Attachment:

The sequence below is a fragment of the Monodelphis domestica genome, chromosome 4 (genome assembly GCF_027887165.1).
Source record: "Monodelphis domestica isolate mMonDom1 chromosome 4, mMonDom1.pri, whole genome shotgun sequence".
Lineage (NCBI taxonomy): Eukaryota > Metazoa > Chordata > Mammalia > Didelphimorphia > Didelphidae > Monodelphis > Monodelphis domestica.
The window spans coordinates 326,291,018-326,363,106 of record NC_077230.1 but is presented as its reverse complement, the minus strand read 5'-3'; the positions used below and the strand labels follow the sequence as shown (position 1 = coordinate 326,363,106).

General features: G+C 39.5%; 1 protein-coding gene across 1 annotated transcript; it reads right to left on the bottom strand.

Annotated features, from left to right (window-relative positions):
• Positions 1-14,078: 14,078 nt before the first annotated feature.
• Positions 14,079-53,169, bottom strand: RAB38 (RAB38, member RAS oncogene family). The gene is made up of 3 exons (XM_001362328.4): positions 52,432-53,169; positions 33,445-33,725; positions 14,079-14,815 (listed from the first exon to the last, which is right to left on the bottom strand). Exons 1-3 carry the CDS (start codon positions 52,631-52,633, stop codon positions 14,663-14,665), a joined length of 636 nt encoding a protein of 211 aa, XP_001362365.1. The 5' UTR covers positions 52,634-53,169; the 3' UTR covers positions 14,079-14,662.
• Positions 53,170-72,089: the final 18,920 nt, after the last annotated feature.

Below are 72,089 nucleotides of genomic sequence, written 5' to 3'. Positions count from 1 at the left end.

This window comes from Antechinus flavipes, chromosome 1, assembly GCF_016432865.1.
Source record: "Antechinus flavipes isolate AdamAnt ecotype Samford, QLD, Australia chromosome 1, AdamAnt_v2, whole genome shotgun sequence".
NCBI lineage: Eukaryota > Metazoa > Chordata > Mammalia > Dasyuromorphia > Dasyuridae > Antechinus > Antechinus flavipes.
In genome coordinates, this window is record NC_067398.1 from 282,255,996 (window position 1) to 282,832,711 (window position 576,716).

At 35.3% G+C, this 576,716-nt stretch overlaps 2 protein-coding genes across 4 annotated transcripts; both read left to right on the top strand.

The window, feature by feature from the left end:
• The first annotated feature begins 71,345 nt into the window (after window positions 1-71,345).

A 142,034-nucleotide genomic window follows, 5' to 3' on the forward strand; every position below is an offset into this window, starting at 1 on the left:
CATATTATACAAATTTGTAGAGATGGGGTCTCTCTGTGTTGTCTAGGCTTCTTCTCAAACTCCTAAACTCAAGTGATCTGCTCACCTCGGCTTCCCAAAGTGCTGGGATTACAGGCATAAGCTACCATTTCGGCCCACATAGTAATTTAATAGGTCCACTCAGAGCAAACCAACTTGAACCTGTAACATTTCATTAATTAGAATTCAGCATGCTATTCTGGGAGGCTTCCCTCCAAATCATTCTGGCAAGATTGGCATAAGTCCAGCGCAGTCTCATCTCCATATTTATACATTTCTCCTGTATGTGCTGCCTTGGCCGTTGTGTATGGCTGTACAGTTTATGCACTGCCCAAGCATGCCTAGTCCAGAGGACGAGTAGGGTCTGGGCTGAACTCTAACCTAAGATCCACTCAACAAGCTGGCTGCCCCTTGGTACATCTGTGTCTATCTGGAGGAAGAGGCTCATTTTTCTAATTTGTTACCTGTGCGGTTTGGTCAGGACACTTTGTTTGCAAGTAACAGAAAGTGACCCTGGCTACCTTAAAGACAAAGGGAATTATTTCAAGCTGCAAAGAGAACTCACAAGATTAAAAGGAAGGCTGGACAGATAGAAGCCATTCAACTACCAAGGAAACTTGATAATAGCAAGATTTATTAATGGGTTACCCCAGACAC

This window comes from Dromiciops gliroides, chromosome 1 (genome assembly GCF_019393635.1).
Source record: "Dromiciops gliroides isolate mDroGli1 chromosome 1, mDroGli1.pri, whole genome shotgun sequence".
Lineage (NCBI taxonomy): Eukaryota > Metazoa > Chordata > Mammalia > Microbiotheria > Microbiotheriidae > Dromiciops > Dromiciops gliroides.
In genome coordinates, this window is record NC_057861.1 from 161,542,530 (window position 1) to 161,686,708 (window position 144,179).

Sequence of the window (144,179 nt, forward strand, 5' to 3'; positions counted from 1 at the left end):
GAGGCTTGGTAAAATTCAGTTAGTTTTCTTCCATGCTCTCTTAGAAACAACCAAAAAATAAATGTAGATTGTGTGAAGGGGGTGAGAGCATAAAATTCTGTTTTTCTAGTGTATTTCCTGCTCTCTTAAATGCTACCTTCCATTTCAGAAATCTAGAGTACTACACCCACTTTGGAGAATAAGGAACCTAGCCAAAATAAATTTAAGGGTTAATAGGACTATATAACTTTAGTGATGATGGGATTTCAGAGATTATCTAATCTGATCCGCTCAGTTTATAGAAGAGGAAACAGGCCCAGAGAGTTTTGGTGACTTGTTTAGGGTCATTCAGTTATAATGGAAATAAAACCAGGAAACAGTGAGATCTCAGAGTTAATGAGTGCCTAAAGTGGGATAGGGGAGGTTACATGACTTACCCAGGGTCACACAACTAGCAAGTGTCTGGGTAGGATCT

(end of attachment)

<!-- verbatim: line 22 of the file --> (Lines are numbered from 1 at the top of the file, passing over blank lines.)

Lineage (NCBI taxonomy): Eukaryota > Metazoa > Chordata > Mammalia > Microbiotheria > Microbiotheriidae > Dromiciops > Dromiciops gliroides.